'Downton Abbey'

I can't believe we have to wait until January to see the sparks fly between Maggie Smith and Shirley MacLaine.  That is too long!!!

'Downton Abbey' sneak peek| accessAtlanta

Wednesday, July 18, 2012

Dream Job

I've been job hunting this spring and summer--long, stressful story about contracts not renewed. And the other night I dreamed some convoluted dream--you know how they can be--about a job involving pasta, the beach and blogging.

These are three of my favorite things, but I can't for the life of me figure out how to make a career out of them.

• Pasta: I love to eat it, but who's going to pay me to do that? And I'm not a cook--good or otherwise, so the chances of my making a fortune off some brilliant pasta recipe are slimmer than the skinny jeans hanging in my closet that I can't get into anymore.

• Beach: I can't afford to live on the beach, and that's where I'd want to be, right on the water, the sound of the waves soothing any other dreams I might have that aren't as good as this one. (And, besides, Chris doesn't like the beach enough to live there, so I'd have to go alone.)

• Blogging: If I sat around in my pjs all day blogging (Not that I really think that's what bloggers do. My favorite bloggers obviously get out--a lot. That's why I like to read them. But, it's what I was doing in one of the less convoluted parts of my dream, which was a LOT less convoluted than this sentence.) well, I wouldn't have to worry about affording the beach or whether or not Chris would move there, because I couldn't even afford the pasta and Chris would not put up with that for very long. And I wouldn't really blame him.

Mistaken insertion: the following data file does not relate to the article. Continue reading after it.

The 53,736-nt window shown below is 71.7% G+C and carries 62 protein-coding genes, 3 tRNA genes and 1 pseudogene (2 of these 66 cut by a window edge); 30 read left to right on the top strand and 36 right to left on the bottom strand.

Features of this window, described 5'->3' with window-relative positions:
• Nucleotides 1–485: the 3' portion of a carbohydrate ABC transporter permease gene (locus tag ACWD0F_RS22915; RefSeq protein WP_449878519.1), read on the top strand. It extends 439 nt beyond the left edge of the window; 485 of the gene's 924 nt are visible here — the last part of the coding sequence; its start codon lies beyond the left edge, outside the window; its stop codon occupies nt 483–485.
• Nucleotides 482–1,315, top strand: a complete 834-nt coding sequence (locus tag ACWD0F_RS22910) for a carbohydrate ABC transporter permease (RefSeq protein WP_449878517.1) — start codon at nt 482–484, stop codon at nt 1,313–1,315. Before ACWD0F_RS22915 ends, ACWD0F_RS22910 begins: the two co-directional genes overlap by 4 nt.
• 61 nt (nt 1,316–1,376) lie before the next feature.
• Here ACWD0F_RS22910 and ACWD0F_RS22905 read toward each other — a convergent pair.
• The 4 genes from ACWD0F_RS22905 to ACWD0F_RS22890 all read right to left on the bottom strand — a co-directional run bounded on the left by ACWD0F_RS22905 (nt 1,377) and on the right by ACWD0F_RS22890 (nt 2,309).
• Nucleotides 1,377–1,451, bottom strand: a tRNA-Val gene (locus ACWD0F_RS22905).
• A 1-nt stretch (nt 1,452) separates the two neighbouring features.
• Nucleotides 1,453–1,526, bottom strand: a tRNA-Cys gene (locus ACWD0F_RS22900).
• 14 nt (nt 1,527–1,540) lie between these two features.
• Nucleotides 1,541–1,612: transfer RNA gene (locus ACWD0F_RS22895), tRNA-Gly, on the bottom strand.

So, any ideas how to combine the above into a recipe for success? Please make the recipe easy to follow, 'cause, like I said, I don't cook.

Tuesday, July 17, 2012

The Great Outdoors

I swear, this is the last post about our weekend trip to the NC mountains. You'd think from all the pictures I took that we traveled half way around the world or spent at least a week there. But it was so peaceful and green!

Cashiers has a walking trail around the town. It goes in and out of the woods, through a park and around the shops. We walked it Saturday morning, enjoying the easy path and cooler weather. (It had been 104 in Atlanta that week.)

trail sign
The trail is well marked and an easy walk.

It goes through a park with a yoga statue. I couldn't help myself.

It meanders past a lovely pavilion. Tin roof ... RUSTED! (with thanks to the B52s)

deck rail
I loved the deck rail around the pavilion.

Cashiers Sign
They had banners all around the park, just right for handsome men to pose under.

I don't know who the woman was who inspired this bench, but it was lovely and fun, with poetry and pictures of dogs and flowers in the top.

This building was in downtown Cashiers. It looks like a storybook house to me. And I want a turret!